11. In support of his ascertain that since 2007, the trading agreement was conducted between the plaintiff and McLoughlin Developments Limited, Mr. McLoughlin said that all payments were made thereafter out of the company account and he exhibits a number of cheques drawn on the company account over the period May 2007 to August 2008 to demonstrate the truth of that assertion. He also deposed to the fact that he paid off all monies due on foot of his personal account with the plaintiffs in February 2007 by the payment of a cheque in the sum of €2,715 and in respect of which he produced a supporting Statement of Account.

12

12. In August 2007 Mr. McLoughlin maintains that the plaintiff left his company with no option, because of mounting liabilities, to enter into a debt repayment plan which it did on 27 th August 2007. He contends that when he signed that agreement he did so as agent on behalf of the company and that in doing so he was not acknowledging that he personally was indebted to the plaintiff in the sum of €76,000, as might otherwise be assumed from the content thereof. He supported his assertion that he was not personally liable for the sums then outstanding by reference to the fact that on 30 th August 2008 the company made a payment by cheque from it's bank account in the sum of €7,500 which the plaintiff duly accepted in reduction of the company's liabilities.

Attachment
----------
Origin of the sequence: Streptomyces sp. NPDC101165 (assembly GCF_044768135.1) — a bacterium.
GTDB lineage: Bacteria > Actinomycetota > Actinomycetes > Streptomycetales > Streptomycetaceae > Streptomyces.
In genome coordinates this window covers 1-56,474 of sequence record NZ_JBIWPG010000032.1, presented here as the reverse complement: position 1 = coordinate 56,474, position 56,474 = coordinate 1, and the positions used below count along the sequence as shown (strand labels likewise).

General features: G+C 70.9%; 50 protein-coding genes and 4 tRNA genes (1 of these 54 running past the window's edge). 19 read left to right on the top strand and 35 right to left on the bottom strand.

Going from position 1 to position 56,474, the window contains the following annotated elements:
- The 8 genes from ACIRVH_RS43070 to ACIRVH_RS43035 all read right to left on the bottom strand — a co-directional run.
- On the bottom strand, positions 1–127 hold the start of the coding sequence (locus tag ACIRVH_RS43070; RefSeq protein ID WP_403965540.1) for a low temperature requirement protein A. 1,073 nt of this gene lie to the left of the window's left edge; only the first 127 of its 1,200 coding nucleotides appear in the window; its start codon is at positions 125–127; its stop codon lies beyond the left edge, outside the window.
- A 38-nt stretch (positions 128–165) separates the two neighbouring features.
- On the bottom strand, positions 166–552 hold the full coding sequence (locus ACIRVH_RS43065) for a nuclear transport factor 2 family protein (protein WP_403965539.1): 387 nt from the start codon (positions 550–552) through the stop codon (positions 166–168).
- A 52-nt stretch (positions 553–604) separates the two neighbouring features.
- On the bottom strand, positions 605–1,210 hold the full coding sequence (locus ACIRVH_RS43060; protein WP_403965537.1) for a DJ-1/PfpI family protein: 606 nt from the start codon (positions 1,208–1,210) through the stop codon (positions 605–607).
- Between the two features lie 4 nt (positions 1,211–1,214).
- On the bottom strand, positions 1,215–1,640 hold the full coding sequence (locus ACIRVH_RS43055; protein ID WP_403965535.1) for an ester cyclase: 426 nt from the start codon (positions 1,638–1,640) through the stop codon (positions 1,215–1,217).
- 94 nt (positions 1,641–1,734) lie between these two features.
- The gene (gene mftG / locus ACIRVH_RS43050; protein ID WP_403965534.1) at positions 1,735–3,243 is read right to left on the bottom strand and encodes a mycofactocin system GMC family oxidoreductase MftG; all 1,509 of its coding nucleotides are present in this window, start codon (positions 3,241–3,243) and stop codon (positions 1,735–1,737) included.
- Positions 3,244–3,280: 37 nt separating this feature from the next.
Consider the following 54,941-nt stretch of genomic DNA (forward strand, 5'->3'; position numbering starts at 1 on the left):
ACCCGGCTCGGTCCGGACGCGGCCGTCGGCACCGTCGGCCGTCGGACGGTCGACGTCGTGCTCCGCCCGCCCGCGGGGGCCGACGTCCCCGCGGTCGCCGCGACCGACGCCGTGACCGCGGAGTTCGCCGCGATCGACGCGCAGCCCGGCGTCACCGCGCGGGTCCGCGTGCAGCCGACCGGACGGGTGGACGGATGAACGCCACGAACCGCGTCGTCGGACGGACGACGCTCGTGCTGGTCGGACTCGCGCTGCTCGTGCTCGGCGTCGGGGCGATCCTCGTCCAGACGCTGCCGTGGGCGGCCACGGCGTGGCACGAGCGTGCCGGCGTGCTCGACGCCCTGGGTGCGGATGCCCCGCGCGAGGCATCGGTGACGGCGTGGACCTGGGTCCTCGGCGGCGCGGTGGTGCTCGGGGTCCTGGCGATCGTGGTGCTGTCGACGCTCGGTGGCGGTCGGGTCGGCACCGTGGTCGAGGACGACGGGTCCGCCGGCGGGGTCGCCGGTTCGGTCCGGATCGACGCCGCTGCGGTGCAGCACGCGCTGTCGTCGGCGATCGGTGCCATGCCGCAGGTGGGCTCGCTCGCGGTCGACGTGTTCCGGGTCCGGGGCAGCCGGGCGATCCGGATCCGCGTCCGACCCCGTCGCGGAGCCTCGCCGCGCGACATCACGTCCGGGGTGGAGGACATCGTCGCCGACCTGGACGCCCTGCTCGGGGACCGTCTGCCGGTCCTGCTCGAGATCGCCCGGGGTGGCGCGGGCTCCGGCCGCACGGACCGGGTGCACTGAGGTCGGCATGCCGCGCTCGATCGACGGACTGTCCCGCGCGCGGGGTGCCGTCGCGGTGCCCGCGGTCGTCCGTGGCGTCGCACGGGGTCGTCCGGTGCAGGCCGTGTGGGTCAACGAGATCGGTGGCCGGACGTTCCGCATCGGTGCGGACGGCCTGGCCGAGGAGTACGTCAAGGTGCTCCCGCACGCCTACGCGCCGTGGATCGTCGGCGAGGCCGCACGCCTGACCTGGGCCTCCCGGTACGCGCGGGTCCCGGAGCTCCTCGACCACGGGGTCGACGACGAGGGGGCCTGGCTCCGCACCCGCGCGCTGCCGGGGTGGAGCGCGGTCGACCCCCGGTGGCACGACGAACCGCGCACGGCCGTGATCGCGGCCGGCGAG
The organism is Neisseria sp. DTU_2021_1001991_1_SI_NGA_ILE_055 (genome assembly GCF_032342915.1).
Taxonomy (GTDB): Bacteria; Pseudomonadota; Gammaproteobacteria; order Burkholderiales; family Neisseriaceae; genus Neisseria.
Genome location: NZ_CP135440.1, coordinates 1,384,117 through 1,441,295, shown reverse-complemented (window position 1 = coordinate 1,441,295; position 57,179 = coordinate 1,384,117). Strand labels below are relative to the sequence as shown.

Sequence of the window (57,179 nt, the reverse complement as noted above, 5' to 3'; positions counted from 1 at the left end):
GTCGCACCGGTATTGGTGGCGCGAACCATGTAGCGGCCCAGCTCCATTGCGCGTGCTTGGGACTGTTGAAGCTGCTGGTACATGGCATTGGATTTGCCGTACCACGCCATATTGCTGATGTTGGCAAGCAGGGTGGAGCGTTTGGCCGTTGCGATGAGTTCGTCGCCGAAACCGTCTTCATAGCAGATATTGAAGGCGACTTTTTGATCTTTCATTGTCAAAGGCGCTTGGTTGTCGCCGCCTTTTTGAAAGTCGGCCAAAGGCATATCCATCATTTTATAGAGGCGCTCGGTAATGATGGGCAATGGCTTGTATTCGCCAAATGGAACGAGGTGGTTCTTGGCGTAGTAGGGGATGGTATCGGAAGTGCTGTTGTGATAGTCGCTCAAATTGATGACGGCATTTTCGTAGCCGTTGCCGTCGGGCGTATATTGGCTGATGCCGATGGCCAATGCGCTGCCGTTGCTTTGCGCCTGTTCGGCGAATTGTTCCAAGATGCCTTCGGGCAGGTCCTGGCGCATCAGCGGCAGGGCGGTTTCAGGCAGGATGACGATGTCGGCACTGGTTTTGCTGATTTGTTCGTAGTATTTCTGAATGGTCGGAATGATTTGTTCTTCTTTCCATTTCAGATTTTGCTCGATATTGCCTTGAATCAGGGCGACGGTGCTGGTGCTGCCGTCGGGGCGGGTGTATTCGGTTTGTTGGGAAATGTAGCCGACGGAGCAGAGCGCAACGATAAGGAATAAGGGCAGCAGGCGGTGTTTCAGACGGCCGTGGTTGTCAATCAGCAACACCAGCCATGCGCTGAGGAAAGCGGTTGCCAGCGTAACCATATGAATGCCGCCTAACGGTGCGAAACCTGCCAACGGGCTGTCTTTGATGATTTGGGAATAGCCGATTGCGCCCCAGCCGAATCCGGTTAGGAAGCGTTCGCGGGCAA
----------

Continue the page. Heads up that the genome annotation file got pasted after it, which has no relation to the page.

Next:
13

13. In response, Mr. McGill denied that he was instructed to issue a new trading account in the name of McLoughlin Developments Limited in 2007 and he relied upon the fact that at all times the plaintiff traded with the defendant by reference to an account numbered M535 which never changed from inception. Further, an account of all monies outstanding on his account was sent to the defendant personally each month

14

14. Mr. McGill further claimed that the position adopted by Mr. McLoughlin vis-agrave;-vis the circumstances in which he signed the agreement of August 2008 were simply incredulous. He contends that the agreement of August 2007 clearly demonstrates that the defendant had a personal liability of €76,000 at that time and that he acknowledged this liability when he signed the debt repayment plan in his own name. According to Mr. McGill, the court ought not to draw any inferences from the fact that cheques were accepted from McLoughlin Developments Limited in aid of the reduction of the defendant's personal liabilities as it was not concerned about where the monies came...

To continue reading

REQUEST YOUR TRIAL